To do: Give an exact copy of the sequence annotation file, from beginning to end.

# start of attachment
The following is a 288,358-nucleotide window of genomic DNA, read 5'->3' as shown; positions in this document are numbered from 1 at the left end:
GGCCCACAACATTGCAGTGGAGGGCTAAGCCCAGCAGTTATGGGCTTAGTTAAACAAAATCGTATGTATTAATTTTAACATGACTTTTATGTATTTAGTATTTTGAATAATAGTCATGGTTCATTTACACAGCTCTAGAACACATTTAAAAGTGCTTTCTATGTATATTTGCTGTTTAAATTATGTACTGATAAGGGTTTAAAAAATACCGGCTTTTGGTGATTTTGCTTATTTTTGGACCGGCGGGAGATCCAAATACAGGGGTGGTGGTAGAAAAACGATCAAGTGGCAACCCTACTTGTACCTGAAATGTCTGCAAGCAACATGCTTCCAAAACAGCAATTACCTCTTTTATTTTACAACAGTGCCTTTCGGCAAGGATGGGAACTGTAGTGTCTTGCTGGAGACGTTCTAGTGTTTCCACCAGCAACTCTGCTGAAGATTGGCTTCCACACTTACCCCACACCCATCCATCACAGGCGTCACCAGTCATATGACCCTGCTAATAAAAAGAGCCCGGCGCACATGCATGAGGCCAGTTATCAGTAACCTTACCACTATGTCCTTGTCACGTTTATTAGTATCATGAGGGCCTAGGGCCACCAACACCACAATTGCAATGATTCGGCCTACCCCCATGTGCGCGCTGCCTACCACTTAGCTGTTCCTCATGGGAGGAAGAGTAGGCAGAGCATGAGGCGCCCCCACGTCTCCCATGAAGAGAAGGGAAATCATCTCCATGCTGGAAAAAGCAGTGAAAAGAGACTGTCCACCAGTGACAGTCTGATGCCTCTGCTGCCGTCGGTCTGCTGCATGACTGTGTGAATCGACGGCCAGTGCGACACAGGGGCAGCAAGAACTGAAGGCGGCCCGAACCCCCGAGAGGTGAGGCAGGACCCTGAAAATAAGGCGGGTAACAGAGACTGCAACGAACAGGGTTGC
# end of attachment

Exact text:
The following is a 288,358-nucleotide window of genomic DNA, read 5'->3' as shown; positions in this document are numbered from 1 at the left end:
GGCCCACAACATTGCAGTGGAGGGCTAAGCCCAGCAGTTATGGGCTTAGTTAAACAAAATCGTATGTATTAATTTTAACATGACTTTTATGTATTTAGTATTTTGAATAATAGTCATGGTTCATTTACACAGCTCTAGAACACATTTAAAAGTGCTTTCTATGTATATTTGCTGTTTAAATTATGTACTGATAAGGGTTTAAAAAATACCGGCTTTTGGTGATTTTGCTTATTTTTGGACCGGCGGGAGATCCAAATACAGGGGTGGTGGTAGAAAAACGATCAAGTGGCAACCCTACTTGTACCTGAAATGTCTGCAAGCAACATGCTTCCAAAACAGCAATTACCTCTTTTATTTTACAACAGTGCCTTTCGGCAAGGATGGGAACTGTAGTGTCTTGCTGGAGACGTTCTAGTGTTTCCACCAGCAACTCTGCTGAAGATTGGCTTCCACACTTACCCCACACCCATCCATCACAGGCGTCACCAGTCATATGACCCTGCTAATAAAAAGAGCCCGGCGCACATGCATGAGGCCAGTTATCAGTAACCTTACCACTATGTCCTTGTCACGTTTATTAGTATCATGAGGGCCTAGGGCCACCAACACCACAATTGCAATGATTCGGCCTACCCCCATGTGCGCGCTGCCTACCACTTAGCTGTTCCTCATGGGAGGAAGAGTAGGCAGAGCATGAGGCGCCCCCACGTCTCCCATGAAGAGAAGGGAAATCATCTCCATGCTGGAAAAAGCAGTGAAAAGAGACTGTCCACCAGTGACAGTCTGATGCCTCTGCTGCCGTCGGTCTGCTGCATGACTGTGTGAATCGACGGCCAGTGCGACACAGGGGCAGCAAGAACTGAAGGCGGCCCGAACCCCCGAGAGGTGAGGCAGGACCCTGAAAATAAGGCGGGTAACAGAGACTGCAACGAACAGGGTTGC